We all know for a fact that toilets and drains swirl counter clockwise in the northern hemisphere and clockwise in the southern hemisphere. (And by “fact” I mean “falsehood.”)But did you know that south of the equator riser bars become drop bars? That’s right. I have the scientific proof from Madagascar.Check it out:
I think it’s about comfort and having multiple riding positions. If dropped risers were about being trendy, then this young man would be riding a fixie, and he sure as hell wouldn’t have disc brakes:
I estimate that nearly half of the bikes I see in Madagascar have dropped riser bars. I’ve only seen one set of actual drop bars here, and one set of bull horn handlebars that once had been drop bars–both in their northern-hemisphere configuration. So the inverse of this scientific principle does not hold.
And I think they are on to something. Make the bike comfortable to ride. Having slightly lower bars allows you to hunch down if you need to and lower your wind resistance. But you can also ride as upright as you could with flat bars.Another accessory that is ubiquitous in Madagascar are bar ends–those things you mount to the end of your bars for an extra hand position, and are extremely handy when climbing hills.
In the town of Miarinarivo, I found this guy selling new and used bike parts in the local market. When he demonstrated bar ends, it was only natural that he held them on inverted riser bars.
For some inexplicable reason, bar ends never caught on with utility cyclists, and even seem to have fallen out of favor among mountain bikers.And what happened to all of those bar ends once they became unfashionable in the west?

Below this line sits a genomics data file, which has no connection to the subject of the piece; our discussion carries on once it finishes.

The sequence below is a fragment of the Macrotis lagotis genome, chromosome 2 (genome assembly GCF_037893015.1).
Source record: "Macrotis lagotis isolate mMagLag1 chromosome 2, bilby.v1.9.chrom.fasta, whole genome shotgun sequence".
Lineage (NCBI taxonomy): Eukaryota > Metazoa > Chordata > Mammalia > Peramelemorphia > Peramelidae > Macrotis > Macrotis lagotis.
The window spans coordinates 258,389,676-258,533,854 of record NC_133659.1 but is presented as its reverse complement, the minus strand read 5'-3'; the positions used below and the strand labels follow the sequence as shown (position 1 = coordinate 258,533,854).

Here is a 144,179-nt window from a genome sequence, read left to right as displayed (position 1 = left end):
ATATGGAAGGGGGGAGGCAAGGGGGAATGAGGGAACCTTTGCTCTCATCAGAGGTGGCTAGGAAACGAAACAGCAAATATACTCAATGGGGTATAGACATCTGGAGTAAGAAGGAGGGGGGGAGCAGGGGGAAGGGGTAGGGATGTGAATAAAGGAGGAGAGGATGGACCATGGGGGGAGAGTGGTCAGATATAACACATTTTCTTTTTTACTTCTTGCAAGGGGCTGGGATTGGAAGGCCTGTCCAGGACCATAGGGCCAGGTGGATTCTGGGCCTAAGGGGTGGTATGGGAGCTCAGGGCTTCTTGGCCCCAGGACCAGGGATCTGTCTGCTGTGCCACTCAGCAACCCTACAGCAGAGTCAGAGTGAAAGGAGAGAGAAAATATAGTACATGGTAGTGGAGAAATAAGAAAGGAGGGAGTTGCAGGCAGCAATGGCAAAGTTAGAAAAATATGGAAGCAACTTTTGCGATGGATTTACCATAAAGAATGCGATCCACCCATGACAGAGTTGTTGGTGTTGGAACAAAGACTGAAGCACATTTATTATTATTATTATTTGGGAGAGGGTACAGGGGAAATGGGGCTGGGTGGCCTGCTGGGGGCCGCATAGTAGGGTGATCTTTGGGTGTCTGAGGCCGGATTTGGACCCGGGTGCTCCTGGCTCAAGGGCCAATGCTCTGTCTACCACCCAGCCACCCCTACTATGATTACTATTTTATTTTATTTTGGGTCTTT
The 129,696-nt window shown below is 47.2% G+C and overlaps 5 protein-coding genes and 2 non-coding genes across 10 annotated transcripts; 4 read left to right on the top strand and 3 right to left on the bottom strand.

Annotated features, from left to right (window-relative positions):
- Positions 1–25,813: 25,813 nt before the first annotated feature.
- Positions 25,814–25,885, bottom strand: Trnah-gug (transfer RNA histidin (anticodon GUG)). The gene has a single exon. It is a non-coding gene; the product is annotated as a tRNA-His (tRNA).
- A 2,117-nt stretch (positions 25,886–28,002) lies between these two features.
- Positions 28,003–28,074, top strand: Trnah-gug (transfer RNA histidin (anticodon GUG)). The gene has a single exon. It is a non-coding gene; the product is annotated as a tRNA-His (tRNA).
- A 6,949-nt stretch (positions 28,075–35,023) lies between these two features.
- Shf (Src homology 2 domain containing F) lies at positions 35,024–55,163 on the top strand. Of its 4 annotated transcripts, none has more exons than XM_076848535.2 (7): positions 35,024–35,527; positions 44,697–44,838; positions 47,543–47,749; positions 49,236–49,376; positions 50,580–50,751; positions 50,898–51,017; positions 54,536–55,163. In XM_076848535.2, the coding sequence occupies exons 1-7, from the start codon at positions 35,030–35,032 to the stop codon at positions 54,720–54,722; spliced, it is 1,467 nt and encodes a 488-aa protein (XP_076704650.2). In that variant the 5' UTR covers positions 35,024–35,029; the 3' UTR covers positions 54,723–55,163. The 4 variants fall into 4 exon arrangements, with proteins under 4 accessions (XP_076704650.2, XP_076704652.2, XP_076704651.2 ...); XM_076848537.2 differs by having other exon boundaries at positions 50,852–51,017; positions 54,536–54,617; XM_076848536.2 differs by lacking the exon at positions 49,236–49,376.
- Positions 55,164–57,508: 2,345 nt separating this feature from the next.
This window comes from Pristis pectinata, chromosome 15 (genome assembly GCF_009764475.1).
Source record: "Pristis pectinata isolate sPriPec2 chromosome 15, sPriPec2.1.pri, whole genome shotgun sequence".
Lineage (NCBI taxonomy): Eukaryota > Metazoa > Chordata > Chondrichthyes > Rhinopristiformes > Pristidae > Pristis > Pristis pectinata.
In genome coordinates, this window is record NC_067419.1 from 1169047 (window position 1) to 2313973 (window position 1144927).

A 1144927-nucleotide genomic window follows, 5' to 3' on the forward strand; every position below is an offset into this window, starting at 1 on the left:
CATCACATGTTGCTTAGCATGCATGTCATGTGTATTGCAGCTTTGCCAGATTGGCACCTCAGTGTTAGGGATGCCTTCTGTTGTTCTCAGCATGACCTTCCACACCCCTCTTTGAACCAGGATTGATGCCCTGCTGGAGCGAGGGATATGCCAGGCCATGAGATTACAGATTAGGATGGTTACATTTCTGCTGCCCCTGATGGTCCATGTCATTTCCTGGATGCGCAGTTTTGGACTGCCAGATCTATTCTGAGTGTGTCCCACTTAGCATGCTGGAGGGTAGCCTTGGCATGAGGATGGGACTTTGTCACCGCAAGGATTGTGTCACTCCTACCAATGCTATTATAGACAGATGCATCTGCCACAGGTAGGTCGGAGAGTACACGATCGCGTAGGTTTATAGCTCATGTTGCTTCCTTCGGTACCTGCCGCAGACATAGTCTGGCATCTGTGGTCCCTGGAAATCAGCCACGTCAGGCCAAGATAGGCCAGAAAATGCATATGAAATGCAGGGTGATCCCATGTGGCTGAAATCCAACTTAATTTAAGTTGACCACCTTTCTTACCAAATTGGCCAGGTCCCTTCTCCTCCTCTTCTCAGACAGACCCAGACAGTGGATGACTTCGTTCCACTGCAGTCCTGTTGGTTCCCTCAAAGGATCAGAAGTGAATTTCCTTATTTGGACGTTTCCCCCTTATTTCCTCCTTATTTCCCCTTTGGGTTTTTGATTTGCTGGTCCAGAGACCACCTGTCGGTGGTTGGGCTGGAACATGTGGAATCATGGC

The angle and position of the bar ends are clearly tweaked according to individual preferences. I’ve even seen bar ends not on the ends of bars, but nearer to the middle of the handlebar–like those weird-ass antenna things on the head of a giraffe. (They’re called “ossicones.” I looked it up for you.) Giraffe are not native to Madagascar, so that doesn’t explain it.
I’ve even seen bar ends used in very impractical hand positions, such as this bike, where I think they are installed to protect his brake levers from breaking off if the bike were to fall over or get loaded indelicately onto the roof of a bush taxi.
My personal favorite style of bar ends are these, that just somehow look more badass than bent cylindrical tubes. I don’t recall ever seeing this style in the US.
I kept my eyes out, because I knew I’d eventually see a bike both with dropped risers, and with bar ends.I looked no farther than this roadside mechanic–one of many I see on my short commute.
Although I have a frame pump, I’ve never used it. When my tires are getting a little squish in them, I pull over and see this guy and pay him 1000 MGA to top off my tires with a floor pump–about 40 cents. And when I don’t need my tires topped off, I wave as I pass and he waves back because we are pals now.
I had planned to bring trekking bars (a.k.a butterfly bars) to Madagascar (See Exhibit 10). It was disappointing to leave them behind (along with my ukulele) on account of my luggage being a few pounds overweight. Now, I’m kind of glad I didn’t bring them. I don’t think trekking bars would ever catch on here. Bicyclists here south of the equator have figured out how to configure handlebars to every hand position they need. I do miss my ukulele though.The first time I saw this phenomenon, I thought, That looks dumb. Before long my perception changed to, Why not? And now I have arrived at, That looks cool! I should do that!
Ted Johnson is a Peace Corps Response Volunteer in Antananarivo, Madagascar. Follow his hardly-ever-about-bikes blogging at Half-Hearted Fanatic, and tweeting at @TedJohnsonIII.Note that the opinions expressed here by Ted Johnson are solely his own and do not reflect any position of the U.S. government or the Peace Corps.